I'm trying to solidify my understanding of some vector concepts.

1) interators are "smart access" in that they can keep track of the array
position and size.
2) the access element operator [] is the "dumb" access to the vector.

Also, I was experimenting with ways to dump the contents of a vector into an array of the same size.

Here's how i got it to happen:

#include <iostream>
#include <vector>
using namespace std;

vector<int> vint;
int input =1 ;

int main()
{
        cout << "Enter an integer (Enter 0 to exit) ";


        while(input)
        {
        cin >> input;
        vint.push_back(input);
        }

        size_t n = vint.size();
        int arr[n];
                cout << "the vector content is: ";
                for ( int j  = 0; j < n; j++)
                {
                arr[j] = vint[j];
                cout << vint[j] << " ";
                }
        cout << endl;
        cout << "The vector size is: " << vint.size() << endl;
        cout << "The content of the array is: "<< endl;
                for (int j=0; j < n; j++)
                        cout << arr[j] << " ";
                cout << endl;


        return 0;
}

I tried to do direct assignment:

arr=vint // why won't this work? essentially they're both arrays- or so i thought.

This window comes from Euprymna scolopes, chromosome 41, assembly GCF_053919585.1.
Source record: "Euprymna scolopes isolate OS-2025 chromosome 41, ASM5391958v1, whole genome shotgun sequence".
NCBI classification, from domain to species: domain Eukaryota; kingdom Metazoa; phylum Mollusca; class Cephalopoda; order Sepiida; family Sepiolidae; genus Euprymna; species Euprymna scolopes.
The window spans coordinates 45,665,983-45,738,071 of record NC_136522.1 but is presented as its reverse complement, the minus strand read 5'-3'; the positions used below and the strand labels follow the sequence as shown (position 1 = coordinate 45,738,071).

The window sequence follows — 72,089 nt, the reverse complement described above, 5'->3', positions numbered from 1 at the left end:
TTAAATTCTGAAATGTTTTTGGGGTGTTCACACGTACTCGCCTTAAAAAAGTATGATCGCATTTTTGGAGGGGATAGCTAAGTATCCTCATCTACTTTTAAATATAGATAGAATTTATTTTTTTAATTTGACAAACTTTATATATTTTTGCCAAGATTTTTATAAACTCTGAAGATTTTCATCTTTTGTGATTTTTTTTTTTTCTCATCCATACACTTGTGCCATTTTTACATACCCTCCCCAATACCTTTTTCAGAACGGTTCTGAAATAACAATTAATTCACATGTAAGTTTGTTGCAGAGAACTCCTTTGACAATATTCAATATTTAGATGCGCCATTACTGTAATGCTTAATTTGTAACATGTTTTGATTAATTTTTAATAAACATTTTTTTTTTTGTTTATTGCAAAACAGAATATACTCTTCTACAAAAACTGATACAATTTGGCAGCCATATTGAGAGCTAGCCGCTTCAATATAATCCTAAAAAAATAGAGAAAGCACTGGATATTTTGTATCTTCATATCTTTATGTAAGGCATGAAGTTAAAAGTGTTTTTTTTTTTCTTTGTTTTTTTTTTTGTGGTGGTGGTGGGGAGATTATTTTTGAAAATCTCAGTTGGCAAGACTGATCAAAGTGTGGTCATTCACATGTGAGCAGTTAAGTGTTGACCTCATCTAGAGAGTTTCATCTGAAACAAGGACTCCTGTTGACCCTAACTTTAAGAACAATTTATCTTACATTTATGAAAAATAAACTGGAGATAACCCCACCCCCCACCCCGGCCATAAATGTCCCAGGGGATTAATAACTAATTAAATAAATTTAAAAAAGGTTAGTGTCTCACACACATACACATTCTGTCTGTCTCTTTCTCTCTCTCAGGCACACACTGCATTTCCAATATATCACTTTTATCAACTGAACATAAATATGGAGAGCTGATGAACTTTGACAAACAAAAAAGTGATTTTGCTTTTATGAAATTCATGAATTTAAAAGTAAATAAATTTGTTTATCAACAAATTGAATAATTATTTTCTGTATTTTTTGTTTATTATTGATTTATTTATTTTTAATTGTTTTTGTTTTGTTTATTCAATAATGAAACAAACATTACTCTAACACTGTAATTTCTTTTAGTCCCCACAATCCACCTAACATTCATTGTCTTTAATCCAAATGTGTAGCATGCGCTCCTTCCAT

Then I got busted trying to do this:
for (it = iterator vint.begin; it < iterator vint.end() ; it++)
arr[it] = *it; // OK, I guess the iterator is a different animal than an integer? Not to mention the possible scoping problem?

It didn't work if I used an actual integer either like this:

arr[x] = *it // where int x is part of a nested loop. I dont understand why this didn't work since I CAN do:

cout << *it // this will provide the dereferenced pointer data

What's the story here?

I sure this all seems twisted to folks who are comfortable with the nuances, but I would appreciate some clarifications.
I learn best by tinkering...

#include <vector>
#include <algorithm>
using namespace std ;
int main()
{
  vector<int> cntr( 20U, 7 ) ;
  int* array = new int [ cntr.size() ] ;
  typedef vector<int>::iterator iterator ;
  int x = 0 ;
  for( iterator it = cntr.begin() ; it != cntr.end() ; ++it, ++x )